I present Hall of Famer and 300 game winner Early Wynn. Does this guy personify 1950's baseball or what? By the 1959 season Wynn had long ago established his resume. He'd had numerous 20 win seasons, an AL championship ring, many All Star appearances, etc. He'd pretty much split his time in the bigs between the Senators and Indians and served a year (1945) in the military during WWII. Along the way he had built a reputation as a durable hard-nosed headhunter with a blazing fastball as well as a variety of other pitches.
Some thought he was on the decline when the Indians traded him to the White Sox for 1958 (although it should be noted a lot of Indian fans disagreed). Wynn showed that he had some life left in his powerful arm and led the Sox to the '59 World Series to cap off a year that saw him win the Cy Young Award. He had a good year again in 1960, winning 14, but by '63 he was hooking on with the Indians again at mid-season in an effort to get his elusive 300th win. He picked it up on July 13 in Kansas City with a shaky five inning effort. It was his last win. He retired after the '63 season and spent time as a pitching coach and broadcaster for several big league clubs.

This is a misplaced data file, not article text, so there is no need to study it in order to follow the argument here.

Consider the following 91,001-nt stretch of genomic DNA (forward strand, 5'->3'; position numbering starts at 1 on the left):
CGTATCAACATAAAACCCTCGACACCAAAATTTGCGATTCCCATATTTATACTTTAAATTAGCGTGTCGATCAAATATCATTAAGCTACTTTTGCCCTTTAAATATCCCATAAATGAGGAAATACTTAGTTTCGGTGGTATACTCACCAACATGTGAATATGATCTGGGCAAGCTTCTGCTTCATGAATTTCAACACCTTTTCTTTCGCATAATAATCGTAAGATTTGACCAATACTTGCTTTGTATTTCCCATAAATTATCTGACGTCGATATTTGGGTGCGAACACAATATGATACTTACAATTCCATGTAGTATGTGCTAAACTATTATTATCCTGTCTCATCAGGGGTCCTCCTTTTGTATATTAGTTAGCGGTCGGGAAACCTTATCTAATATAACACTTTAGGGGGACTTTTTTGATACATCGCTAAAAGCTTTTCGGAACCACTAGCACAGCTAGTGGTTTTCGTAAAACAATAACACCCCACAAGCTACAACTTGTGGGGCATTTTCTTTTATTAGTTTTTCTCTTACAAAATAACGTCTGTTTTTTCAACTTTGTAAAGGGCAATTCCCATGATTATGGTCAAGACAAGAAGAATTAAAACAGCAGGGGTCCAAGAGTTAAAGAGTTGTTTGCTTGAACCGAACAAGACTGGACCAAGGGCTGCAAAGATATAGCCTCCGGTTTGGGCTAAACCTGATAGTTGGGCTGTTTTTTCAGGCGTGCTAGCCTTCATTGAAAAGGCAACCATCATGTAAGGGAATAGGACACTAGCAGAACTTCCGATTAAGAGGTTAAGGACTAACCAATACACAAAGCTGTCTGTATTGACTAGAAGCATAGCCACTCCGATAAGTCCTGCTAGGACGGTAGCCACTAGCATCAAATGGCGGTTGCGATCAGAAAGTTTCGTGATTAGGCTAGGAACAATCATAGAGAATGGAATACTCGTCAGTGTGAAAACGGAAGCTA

Wynn is another guy who is identified with different club by different people. To me he's an Indian mainly due to my managing the '54 Tribe in Strat-O-Matic. This despite having seen him live as a White Sox starter.
That's the Yankee Stadium scoreboard to the right of this shot on the '59 card. Can't quite make out the Ballantine sign or the Longines clock but they are there someplace. The White Sox cap with the red outlined S-O-X took me years to track down in my size (or any size for that mater). I don't consider it traitorous to my Oriole roots. It's just a great cap. I have a Milwaukee Braves cap, too.
Finally, here is the Bowman Early Wynn card from their 1953 set. No other comment needed.